at_north_1

  • Far North and Other Dark Tales – Sara Maitland

A deliciously dark collection of short stories that draw inspiration from fairy tales, bible stories and traditional myths, with a strong focus on the female experience. The title story is a reworking of an Inuit legend.

We tend to know Amundsen as “the one that got there first”, thwarting Scott’s attempt at the South Pole, but the Norwegian was the ultimate polar explorer. Inspired by Nansen and learning skills from indigenous peoples in the Arctic, he was leader of the first voyage to traverse the Northwest Passage, navigated a route through the Northeast Passage, and crossed the North Pole in an airship. He disappeared on a mission to rescue the crew of another airship returning from the Pole.

The documentary film Nanook of the North revealed the lives of Unagava Inuit to the world. This book reveals the dark aftermath; the forced relocation of Inuit families to the barren shores of Ellesmere Island. A shameful episode of recent history, the shockwaves of which echo through the generations to today.reading_for_a_cold_day_1

The first part of the Dark Materials trilogy (also known as The Golden Compass in North America), this is the north of dreams and fantasy. Ice bears in armour made from sky-iron; lying, tale-telling Arctic foxes; ancient witches flying of sprays of cloud pine; fierce Tartars scouring the tundra with their wolf dæmons; and the mysterious and terrible aurora.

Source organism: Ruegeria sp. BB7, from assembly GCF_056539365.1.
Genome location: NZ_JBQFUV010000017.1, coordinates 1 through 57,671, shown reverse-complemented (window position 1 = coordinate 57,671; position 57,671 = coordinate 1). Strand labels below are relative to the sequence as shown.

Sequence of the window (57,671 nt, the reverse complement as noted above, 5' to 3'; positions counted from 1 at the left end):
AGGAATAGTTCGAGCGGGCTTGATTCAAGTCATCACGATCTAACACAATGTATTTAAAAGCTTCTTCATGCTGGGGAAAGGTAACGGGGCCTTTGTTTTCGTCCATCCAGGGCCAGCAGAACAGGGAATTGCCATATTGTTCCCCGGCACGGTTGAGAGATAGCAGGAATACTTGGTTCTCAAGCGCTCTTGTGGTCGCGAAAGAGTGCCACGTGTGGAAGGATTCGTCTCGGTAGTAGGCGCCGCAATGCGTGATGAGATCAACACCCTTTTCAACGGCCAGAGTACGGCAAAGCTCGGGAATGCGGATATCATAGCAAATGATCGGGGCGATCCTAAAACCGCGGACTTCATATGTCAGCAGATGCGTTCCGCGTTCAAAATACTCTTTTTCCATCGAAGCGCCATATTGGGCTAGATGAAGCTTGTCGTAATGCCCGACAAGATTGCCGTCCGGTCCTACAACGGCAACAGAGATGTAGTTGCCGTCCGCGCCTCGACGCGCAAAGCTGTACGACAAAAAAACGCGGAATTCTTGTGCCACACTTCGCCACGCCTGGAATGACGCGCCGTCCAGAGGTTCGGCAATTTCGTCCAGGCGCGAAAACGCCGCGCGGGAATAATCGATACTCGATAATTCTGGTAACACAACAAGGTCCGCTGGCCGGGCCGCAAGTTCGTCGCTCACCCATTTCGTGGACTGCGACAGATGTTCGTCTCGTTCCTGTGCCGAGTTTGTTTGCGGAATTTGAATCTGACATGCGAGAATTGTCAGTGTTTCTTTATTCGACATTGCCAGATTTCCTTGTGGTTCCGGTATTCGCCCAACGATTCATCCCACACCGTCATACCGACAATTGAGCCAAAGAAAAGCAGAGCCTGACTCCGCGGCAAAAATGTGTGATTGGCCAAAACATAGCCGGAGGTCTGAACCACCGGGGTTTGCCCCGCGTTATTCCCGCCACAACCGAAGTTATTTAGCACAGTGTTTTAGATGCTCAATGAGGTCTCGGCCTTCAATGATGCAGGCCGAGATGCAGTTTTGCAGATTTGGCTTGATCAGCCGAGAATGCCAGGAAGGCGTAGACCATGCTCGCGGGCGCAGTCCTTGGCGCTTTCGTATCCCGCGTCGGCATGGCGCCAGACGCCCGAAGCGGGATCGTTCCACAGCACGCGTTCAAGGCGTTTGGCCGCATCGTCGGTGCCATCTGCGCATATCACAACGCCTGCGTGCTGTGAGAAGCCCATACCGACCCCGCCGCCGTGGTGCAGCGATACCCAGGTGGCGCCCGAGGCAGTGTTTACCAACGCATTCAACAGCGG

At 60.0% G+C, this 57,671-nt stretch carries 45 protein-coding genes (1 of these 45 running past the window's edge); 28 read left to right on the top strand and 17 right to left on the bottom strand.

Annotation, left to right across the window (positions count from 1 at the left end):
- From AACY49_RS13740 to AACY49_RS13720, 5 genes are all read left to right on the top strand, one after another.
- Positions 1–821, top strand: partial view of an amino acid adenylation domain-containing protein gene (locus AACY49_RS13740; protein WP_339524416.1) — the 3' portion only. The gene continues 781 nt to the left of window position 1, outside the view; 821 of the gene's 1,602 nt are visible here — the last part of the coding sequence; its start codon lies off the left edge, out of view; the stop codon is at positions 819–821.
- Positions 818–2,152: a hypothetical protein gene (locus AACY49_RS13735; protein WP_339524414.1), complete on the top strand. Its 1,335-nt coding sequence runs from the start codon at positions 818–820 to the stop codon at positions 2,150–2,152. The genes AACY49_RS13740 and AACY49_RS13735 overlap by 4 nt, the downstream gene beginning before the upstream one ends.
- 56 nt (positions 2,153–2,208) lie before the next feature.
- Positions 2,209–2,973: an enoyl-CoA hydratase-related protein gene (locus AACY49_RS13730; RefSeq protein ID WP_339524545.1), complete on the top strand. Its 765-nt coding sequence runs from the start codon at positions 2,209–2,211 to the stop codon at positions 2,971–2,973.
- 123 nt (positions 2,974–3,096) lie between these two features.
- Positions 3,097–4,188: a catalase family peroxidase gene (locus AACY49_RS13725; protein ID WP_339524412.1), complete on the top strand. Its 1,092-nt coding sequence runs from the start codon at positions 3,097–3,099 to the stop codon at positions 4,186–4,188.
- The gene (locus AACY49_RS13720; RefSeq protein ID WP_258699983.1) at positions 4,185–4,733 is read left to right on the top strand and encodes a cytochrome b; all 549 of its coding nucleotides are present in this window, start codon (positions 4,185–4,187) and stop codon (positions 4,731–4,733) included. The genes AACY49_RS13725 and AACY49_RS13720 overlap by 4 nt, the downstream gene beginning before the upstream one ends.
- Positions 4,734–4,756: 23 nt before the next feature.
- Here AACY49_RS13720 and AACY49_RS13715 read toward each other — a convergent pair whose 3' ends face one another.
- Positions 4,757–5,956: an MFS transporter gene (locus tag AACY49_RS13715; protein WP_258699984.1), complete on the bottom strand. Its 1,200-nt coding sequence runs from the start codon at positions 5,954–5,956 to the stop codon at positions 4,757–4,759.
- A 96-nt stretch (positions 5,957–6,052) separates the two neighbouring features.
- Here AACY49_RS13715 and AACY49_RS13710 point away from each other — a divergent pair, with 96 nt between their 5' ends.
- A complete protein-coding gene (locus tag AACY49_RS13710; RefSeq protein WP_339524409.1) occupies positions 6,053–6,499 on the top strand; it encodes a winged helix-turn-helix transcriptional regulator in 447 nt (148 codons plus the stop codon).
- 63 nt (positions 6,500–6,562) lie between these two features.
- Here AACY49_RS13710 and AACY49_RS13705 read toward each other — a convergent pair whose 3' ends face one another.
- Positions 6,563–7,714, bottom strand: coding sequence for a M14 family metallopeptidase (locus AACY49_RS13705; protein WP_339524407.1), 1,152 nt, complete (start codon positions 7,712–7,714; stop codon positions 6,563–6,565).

• To Build A Fire – Jack London

I read White Fang when I was about twelve years old, and Call of the Wild not long after. The wild and brutal Yukon setting burned into my imagination. To Build a Fire is just one of the greatest short stories ever written.

  • Farthest North – Fritjof Nansen

I have a massive crush on Nansen; there’s no denying it. I’m fascinated by so much about him; all his adventures, his thirst for scientific knowledge, and his humanitarian work. This is the story of the Fram expedition, to take a ship through the polar sea locked in the ice, and reach the top of the world. And on the way, demonstrate excellent leadership and establish the science of oceanography.

Fabulous, in the original sense of the word, and beautifully poetic, the atmosphere of this novella is as dark and chilling as the Icelandic winter in which it is set. It may not be everyone’s cup of tea, but it will transport you to a different world.

icebergs_small
Which of these books have you enjoyed? Do you have any North themed recommendations for me?
I’d love to hear from you; let me know what you think in the comments.

 

This post contains affiliate links.  If you purchase through my link, I will make a small commission* at no additional cost to you.  These help me to continue to run this site, providing tips and advice, and sharing stories from my adventures.  Thank you for supporting me.

*Maybe enough for a coffee.  Not enough for a yacht.

pin_at_north